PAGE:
A total of 459,000 reads and 389,000 subreads, consisting of 1.6 and 0.9 Gbp, were obtained using MinION FLO-MIN106 and PacBio RS II, respectively (Table 1). In parallel, 12.4 million paired-end reads, consisting of 2.2 Gbp, were obtained using MiSeq.
With Canu assembler, these reads were assembled into 228 contigs comprising approximately 16.2 Mbp. Following subtraction based on redundancy, possible host contamination, and coverage, 91 contigs were qualified (Table 1). The Cane assembler improves the accuracy of the resulting sequences by making consensus in each base; however, it is known that there remain some sequencing errors after this operation. Therefore, we conducted error correction of the HiSeq-derived reads using Pilon. Substitution of 1368 nucleotides, 24,737 insertions and 783 deletions were corrected accordingly, and then the draft genome consisting of 14,453,397 bp was successfully obtained (Table 1). The longest contigs, N50, and nN50 were 3,702,329 bp, 2,090,503 bp, and the third longest contig, respectively, suggesting this is a draft but nearly complete genome with high contiguity. In this study, we applied MinION sequencer to apicomplexan parasites for the first time. Both MinION and Pac Bio sequencers are known to read out long sequences, which facilitates high-contiguity genome assembly [38, 39]. In particular, it is known that MinION produces ultralong sequences. Indeed, we obtained a 93,434-bp-long read at most in this study and N50 was improved from 97,655 by Pac Bio reads only to 2,093,449 by MinION and Pac Bio reads together or 408,732 by MinION only. This suggests the utility of MinION in the assembly of genomes with complicated structures, such as the multiple family genes in apicomplexan parasites.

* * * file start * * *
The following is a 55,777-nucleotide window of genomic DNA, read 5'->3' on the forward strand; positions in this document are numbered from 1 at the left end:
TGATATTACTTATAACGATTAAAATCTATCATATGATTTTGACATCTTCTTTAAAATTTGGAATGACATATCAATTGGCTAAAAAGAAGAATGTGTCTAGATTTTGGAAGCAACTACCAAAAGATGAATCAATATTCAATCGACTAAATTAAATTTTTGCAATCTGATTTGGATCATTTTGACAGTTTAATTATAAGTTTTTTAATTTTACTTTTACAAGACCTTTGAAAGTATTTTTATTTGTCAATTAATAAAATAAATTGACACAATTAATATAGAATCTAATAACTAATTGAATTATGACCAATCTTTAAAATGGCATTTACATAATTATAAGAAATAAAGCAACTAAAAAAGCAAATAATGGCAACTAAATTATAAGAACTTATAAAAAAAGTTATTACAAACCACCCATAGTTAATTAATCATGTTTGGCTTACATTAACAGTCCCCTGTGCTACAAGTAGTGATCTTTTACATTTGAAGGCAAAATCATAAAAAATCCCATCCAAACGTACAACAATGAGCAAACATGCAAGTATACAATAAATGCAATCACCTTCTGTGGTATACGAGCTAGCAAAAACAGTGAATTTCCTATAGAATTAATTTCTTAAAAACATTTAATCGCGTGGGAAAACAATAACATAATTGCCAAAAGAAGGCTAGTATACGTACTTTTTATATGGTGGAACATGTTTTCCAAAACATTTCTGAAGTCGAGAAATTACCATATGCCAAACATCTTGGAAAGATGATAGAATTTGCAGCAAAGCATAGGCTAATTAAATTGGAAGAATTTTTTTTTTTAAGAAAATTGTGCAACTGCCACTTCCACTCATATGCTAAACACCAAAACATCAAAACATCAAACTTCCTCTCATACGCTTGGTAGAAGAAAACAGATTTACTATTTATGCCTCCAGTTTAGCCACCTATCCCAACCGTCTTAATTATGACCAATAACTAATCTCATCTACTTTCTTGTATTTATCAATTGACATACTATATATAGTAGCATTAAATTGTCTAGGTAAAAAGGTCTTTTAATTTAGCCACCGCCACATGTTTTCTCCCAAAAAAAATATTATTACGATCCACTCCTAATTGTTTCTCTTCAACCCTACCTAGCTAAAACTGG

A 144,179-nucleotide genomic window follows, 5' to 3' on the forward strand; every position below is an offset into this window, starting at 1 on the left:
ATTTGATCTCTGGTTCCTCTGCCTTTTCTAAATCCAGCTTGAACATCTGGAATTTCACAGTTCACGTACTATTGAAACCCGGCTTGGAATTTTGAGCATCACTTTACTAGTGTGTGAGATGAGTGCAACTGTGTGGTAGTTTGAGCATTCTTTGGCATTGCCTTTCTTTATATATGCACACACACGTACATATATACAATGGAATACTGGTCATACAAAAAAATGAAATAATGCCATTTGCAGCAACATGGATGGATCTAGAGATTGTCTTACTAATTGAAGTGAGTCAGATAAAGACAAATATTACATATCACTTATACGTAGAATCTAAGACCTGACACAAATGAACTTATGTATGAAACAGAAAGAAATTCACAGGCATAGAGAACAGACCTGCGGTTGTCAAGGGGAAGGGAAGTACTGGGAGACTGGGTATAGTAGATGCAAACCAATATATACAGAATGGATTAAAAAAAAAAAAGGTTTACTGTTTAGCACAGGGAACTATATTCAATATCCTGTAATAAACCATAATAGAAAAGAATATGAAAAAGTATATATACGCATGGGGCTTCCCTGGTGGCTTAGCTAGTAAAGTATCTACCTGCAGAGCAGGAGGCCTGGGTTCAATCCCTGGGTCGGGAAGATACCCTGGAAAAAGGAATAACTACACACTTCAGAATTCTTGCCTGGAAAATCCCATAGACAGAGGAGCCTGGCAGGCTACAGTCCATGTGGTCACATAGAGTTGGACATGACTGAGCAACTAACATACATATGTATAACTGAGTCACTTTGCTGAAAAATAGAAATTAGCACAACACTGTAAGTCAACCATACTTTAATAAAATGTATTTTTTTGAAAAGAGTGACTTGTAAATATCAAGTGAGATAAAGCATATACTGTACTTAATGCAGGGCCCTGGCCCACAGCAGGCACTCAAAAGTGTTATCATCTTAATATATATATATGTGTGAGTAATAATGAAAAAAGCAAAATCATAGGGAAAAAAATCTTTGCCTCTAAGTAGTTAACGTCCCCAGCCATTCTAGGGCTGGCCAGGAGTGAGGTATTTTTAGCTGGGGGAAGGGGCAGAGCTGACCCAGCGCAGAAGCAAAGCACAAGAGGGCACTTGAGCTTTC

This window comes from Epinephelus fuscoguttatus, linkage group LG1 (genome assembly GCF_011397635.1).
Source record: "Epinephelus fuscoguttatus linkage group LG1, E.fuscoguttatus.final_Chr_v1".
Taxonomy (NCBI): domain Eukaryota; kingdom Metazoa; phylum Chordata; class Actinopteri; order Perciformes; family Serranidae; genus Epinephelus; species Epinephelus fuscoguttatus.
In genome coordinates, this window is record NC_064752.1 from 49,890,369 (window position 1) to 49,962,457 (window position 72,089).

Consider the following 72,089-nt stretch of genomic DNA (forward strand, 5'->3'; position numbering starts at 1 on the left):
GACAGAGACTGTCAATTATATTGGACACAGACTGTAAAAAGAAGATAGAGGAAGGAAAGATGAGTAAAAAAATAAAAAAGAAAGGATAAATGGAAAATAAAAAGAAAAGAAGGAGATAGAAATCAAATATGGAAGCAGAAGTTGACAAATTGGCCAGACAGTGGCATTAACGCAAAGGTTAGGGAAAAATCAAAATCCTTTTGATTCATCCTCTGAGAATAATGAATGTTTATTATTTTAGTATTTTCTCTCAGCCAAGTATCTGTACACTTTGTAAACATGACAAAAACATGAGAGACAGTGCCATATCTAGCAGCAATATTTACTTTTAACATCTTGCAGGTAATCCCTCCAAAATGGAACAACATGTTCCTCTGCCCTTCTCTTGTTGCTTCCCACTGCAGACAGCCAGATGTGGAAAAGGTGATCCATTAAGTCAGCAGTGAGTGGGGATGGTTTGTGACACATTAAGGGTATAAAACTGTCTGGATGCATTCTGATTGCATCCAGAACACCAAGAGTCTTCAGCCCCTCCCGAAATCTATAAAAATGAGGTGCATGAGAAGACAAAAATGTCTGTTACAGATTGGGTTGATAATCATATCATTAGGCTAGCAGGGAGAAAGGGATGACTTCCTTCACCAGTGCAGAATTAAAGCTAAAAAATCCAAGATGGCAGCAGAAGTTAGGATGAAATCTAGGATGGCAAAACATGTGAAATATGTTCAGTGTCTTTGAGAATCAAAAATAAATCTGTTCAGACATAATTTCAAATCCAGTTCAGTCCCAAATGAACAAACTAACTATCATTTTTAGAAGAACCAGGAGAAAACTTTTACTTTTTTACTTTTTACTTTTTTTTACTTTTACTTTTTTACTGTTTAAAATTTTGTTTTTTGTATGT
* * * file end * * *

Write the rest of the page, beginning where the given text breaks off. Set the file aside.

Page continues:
A genome sequence with high contiguity also provides an opportunity for synteny analysis. We aligned the B. ovata draft genome sequence on the B. bigemina genome and found that structures of chromosomes I, IV, and V in B. bigemina were well conserved in B. ovata. In contrast, chromosomes II and III were rearranged among them. In particular, more rearrangements were observed between chromosome II in B. bigemina and the longest contig of B. ovata (Fig. 1). This information is useful for future analysis of the evolutionary history among related species.